Holden had a crisis of leadership over the past few years. GM's Australian division had three chief executives in as many years, before Mike Devereux steered it through a period of relative stability for the better part of three years. Devereux was succeeded earlier this year by Gerry Dorizas, but after less than eight months on the job, Dorizas is stepping down, too.
We can hardly blame the departing Holden chairman for jumping ship as General Motors strips the division of its autonomy, scraps its production capacity and turns it into a sales network instead of an automaker – and one that has to fight for its identity all along. It's a sad time for Holden and one over which we would not want to preside.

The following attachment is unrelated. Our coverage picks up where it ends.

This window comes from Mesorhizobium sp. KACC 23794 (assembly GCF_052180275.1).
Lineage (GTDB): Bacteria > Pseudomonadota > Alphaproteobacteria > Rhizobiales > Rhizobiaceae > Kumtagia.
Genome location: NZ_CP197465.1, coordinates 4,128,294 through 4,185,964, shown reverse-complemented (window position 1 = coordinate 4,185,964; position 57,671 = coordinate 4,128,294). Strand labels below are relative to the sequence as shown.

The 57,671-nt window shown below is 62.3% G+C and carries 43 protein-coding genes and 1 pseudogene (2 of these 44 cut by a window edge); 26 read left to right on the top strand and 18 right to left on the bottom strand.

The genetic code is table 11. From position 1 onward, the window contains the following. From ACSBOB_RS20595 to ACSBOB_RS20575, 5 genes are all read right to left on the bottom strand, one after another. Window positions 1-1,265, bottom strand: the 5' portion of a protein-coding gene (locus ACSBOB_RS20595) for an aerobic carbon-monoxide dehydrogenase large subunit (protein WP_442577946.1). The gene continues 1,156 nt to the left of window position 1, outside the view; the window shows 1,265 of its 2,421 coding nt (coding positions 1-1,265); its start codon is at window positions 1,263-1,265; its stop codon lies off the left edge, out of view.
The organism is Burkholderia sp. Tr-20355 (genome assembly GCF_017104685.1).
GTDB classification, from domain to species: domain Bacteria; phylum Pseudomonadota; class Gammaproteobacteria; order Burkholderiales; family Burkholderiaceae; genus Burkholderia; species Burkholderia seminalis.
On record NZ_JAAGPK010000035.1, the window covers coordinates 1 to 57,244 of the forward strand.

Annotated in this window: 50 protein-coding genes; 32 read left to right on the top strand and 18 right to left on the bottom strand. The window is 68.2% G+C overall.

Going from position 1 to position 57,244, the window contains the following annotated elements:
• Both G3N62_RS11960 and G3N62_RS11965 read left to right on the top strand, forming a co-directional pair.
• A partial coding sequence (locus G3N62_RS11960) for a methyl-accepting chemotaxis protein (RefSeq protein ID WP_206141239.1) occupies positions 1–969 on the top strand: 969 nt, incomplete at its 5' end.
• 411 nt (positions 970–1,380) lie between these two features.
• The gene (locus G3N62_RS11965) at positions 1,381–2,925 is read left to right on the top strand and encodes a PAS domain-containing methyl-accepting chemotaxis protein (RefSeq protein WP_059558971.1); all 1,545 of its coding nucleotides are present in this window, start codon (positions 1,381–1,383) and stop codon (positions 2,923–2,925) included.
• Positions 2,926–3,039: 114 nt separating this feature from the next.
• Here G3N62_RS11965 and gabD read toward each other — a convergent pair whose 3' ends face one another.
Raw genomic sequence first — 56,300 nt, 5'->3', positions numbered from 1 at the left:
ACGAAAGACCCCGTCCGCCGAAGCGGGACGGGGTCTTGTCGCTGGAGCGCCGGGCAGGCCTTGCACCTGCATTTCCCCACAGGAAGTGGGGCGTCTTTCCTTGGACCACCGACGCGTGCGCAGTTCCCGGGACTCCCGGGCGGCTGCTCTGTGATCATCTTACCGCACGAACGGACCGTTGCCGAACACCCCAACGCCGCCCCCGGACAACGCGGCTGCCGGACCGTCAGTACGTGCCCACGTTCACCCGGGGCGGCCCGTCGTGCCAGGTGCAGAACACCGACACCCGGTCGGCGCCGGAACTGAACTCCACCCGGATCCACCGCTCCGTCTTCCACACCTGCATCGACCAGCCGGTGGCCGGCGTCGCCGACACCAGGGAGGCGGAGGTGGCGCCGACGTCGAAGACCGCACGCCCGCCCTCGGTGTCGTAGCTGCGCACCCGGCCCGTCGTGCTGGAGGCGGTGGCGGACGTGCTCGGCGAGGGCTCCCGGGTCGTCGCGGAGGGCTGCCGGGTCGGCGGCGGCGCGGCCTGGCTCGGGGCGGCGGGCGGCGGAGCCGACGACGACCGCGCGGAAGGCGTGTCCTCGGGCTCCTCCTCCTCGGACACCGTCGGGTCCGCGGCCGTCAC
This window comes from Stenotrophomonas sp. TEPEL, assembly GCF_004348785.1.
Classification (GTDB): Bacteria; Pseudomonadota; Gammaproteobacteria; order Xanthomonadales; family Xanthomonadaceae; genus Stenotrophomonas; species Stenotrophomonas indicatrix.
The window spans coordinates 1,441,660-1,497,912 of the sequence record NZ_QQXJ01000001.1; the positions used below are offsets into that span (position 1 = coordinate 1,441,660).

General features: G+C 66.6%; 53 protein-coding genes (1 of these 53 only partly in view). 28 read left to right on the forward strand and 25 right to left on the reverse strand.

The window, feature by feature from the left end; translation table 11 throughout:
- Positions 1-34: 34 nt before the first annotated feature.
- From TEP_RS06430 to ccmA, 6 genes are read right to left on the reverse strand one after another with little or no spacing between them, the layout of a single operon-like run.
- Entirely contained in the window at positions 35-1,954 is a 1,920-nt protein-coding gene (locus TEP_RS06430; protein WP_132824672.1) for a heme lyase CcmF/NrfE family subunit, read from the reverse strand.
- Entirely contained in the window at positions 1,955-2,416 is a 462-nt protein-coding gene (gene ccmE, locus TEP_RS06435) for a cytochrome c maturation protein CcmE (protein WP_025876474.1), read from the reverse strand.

Unlike his predecessors Mark Reuss and Alan Batey who moved on to more senior leadership positions at GM, Dorizas appears to be leaving the company entirely in order to "pursue other opportunities." However his resignation, reportedly effective immediately, makes us wonder if there wasn't something else behind his departure. In his place, Holden's CFO Jeff Rolfs will fill in as interim MD until a (hopefully) more permanent replacement can be found.

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